To accompany ‘A new solar-powered gel purifies water in a flash’
- Describe the characteristics of something that is “gel-like.” Come up with one example of a gel-like substance. How would this substance be different if it was a liquid rather than a gel?
- List two contaminants that can make water dangerous to drink. Include one example of a living contaminant and one non-living contaminant. Summarize a way of dealing with each so that the water is safe to drink. Which contaminant do you think is harder to remove?
- What are two things this new gel is capable of blocking out? What type of change triggers the gel to release clean water?
- What is a hydrogel?
- How did Xiaohui Xu and her team test the new gel’s self-cleansing abilities?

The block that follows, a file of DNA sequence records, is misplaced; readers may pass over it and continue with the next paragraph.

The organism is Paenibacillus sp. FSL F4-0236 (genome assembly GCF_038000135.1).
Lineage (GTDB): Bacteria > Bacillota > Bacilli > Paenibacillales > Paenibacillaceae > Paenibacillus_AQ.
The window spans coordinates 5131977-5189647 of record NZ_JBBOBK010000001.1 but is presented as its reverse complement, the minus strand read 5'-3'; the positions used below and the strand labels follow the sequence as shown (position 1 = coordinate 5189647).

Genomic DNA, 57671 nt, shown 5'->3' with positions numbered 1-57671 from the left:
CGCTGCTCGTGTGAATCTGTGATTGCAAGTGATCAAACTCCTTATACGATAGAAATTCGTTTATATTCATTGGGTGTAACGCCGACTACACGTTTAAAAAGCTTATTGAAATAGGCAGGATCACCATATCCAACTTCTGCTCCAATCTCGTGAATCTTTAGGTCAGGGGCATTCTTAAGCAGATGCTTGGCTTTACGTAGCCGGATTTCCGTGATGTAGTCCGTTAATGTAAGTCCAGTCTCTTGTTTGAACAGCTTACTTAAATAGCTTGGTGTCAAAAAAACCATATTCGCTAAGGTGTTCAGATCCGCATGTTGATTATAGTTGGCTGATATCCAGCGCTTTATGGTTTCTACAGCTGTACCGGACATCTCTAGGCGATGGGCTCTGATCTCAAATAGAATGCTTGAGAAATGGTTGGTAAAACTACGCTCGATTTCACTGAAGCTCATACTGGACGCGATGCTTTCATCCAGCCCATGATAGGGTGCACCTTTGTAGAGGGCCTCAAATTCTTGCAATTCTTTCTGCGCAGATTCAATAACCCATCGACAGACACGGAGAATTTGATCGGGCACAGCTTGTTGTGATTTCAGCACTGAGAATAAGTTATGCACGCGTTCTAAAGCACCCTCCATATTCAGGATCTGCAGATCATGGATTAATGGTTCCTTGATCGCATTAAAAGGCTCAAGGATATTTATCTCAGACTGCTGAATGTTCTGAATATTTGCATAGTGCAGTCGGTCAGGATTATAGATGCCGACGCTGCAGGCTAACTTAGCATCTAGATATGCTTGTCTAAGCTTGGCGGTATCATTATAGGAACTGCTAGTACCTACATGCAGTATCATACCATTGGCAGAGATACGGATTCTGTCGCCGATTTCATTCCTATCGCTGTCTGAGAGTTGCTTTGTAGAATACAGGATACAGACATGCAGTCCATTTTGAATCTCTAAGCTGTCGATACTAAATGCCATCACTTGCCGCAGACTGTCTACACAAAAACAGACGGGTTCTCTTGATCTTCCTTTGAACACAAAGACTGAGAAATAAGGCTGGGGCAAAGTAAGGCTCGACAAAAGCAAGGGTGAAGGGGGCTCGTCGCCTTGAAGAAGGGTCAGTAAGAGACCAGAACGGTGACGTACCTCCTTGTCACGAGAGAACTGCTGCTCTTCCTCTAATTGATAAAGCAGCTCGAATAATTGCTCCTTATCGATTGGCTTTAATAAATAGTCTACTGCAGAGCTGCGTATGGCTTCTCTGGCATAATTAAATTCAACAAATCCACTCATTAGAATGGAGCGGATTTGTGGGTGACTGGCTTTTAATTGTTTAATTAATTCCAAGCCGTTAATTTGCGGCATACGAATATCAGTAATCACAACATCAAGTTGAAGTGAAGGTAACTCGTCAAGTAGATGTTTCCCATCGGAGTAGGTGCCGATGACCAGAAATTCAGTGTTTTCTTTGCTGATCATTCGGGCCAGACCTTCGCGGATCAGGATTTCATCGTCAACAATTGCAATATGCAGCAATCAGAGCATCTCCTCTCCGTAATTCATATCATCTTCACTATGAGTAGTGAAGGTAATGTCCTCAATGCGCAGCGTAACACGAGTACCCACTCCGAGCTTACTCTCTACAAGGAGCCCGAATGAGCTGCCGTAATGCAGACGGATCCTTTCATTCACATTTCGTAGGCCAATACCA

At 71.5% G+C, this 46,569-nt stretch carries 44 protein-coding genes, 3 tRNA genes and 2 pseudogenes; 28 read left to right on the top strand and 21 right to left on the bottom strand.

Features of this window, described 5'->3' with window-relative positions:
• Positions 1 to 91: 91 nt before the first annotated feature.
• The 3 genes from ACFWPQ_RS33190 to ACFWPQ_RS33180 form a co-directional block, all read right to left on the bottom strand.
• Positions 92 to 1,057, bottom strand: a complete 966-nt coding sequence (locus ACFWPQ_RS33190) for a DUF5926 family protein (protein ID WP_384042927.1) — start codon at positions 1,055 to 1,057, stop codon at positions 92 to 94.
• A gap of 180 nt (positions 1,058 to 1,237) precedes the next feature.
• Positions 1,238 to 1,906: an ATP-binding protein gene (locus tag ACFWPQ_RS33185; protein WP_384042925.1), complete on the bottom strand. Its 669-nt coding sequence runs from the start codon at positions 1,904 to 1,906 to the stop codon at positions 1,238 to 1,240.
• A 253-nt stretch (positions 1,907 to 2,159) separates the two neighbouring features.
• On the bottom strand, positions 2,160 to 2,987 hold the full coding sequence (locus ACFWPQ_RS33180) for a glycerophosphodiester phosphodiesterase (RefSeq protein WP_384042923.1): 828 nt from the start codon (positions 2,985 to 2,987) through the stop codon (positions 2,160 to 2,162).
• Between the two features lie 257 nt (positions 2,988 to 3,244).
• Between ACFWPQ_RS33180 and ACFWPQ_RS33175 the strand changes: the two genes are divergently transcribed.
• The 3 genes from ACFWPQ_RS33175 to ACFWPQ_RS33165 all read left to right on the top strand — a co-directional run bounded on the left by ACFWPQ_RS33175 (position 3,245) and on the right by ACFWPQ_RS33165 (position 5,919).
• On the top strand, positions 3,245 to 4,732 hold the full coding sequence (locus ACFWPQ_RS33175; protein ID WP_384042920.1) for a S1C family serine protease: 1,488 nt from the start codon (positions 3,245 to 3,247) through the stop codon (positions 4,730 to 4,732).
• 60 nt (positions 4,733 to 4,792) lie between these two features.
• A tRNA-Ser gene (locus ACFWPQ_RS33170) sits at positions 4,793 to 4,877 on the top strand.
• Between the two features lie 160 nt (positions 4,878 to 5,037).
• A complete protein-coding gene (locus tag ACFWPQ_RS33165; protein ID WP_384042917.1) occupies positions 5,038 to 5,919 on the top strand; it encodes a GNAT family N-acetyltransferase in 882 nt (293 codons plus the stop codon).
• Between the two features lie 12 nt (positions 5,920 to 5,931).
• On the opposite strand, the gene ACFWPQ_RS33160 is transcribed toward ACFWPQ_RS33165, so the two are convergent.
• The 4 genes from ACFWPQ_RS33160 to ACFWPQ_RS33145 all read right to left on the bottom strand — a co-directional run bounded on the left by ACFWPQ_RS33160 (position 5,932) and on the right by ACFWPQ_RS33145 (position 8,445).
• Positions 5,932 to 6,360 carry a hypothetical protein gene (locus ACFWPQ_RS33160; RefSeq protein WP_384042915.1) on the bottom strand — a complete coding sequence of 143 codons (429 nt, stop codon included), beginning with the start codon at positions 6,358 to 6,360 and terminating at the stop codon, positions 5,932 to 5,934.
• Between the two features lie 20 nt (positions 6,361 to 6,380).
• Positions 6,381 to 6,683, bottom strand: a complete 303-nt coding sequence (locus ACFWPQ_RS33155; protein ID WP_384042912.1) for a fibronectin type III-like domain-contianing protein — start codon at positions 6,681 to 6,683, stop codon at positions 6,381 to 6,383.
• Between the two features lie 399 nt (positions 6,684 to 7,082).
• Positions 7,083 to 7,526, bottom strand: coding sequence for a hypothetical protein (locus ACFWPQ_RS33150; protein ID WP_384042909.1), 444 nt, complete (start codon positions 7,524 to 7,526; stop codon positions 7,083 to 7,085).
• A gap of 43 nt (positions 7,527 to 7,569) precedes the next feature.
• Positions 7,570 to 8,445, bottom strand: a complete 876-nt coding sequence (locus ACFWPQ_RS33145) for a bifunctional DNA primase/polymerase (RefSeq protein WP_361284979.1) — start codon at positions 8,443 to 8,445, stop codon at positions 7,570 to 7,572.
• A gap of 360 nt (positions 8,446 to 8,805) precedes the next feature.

- What is the “loofah” part of this system?
- What type of energy does this new gel need to run?
- How do the gel’s “threadlike” molecules change as the gel’s temperature increases? What does Edward Cussler mean when he calls this type of phenomenon “unusual”?
- Besides water purification, list two other potential applications for this gel.
- Besides water treatment, what potential application for this gel interests you most? Describe a scenario in which this application might prove very helpful.
- Consider the strengths and weaknesses of the water-purifying gel from this story. Describe a place where the gel from this story could benefit families the most. Explain your answer.
- Describe a place where water scarcity poses an issue but where this particular gel would probably be of little help. (Hint: Consider environmental and climate factors.) Why would this gel not work well in the place you’ve described? Now devise a futuristic water-scarcity solution that might work in this situation. Feel free to be creative! Your answer may sound more like science fiction than reality, and that’s fine. Just be sure to consider the unique challenges of this imaginary place you’ve described in coming up with your answer.